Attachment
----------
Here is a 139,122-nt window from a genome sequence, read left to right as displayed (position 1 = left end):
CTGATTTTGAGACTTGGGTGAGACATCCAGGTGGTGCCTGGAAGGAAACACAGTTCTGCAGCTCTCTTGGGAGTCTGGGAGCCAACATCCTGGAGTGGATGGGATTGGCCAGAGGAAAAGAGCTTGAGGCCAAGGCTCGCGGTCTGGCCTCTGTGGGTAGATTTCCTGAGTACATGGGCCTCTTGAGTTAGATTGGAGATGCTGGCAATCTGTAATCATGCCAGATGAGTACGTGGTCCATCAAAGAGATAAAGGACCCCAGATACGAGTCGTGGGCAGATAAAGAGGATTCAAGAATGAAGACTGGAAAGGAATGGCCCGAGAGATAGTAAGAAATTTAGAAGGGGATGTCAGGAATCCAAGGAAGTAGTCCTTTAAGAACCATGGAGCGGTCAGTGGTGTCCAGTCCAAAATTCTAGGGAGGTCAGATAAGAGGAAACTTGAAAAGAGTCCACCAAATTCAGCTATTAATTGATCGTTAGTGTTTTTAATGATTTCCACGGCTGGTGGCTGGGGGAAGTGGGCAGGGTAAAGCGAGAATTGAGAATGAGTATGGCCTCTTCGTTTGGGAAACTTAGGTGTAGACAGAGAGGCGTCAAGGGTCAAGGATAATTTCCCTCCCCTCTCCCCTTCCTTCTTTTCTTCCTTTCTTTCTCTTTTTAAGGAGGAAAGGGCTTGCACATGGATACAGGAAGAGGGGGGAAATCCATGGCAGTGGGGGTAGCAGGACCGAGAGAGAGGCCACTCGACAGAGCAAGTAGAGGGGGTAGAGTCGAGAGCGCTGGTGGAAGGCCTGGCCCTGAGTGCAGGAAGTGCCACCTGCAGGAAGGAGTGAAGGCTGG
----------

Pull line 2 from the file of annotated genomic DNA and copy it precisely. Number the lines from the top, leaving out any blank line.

CTGATTTTGAGACTTGGGTGAGACATCCAGGTGGTGCCTGGAAGGAAACACAGTTCTGCAGCTCTCTTGGGAGTCTGGGAGCCAACATCCTGGAGTGGATGGGATTGGCCAGAGGAAAAGAGCTTGAGGCCAAGGCTCGCGGTCTGGCCTCTGTGGGTAGATTTCCTGAGTACATGGGCCTCTTGAGTTAGATTGGAGATGCTGGCAATCTGTAATCATGCCAGATGAGTACGTGGTCCATCAAAGAGATAAAGGACCCCAGATACGAGTCGTGGGCAGATAAAGAGGATTCAAGAATGAAGACTGGAAAGGAATGGCCCGAGAGATAGTAAGAAATTTAGAAGGGGATGTCAGGAATCCAAGGAAGTAGTCCTTTAAGAACCATGGAGCGGTCAGTGGTGTCCAGTCCAAAATTCTAGGGAGGTCAGATAAGAGGAAACTTGAAAAGAGTCCACCAAATTCAGCTATTAATTGATCGTTAGTGTTTTTAATGATTTCCACGGCTGGTGGCTGGGGGAAGTGGGCAGGGTAAAGCGAGAATTGAGAATGAGTATGGCCTCTTCGTTTGGGAAACTTAGGTGTAGACAGAGAGGCGTCAAGGGTCAAGGATAATTTCCCTCCCCTCTCCCCTTCCTTCTTTTCTTCCTTTCTTTCTCTTTTTAAGGAGGAAAGGGCTTGCACATGGATACAGGAAGAGGGGGGAAATCCATGGCAGTGGGGGTAGCAGGACCGAGAGAGAGGCCACTCGACAGAGCAAGTAGAGGGGGTAGAGTCGAGAGCGCTGGTGGAAGGCCTGGCCCTGAGTGCAGGAAGTGCCACCTGCAGGAAGGAGTGAAGGCTGG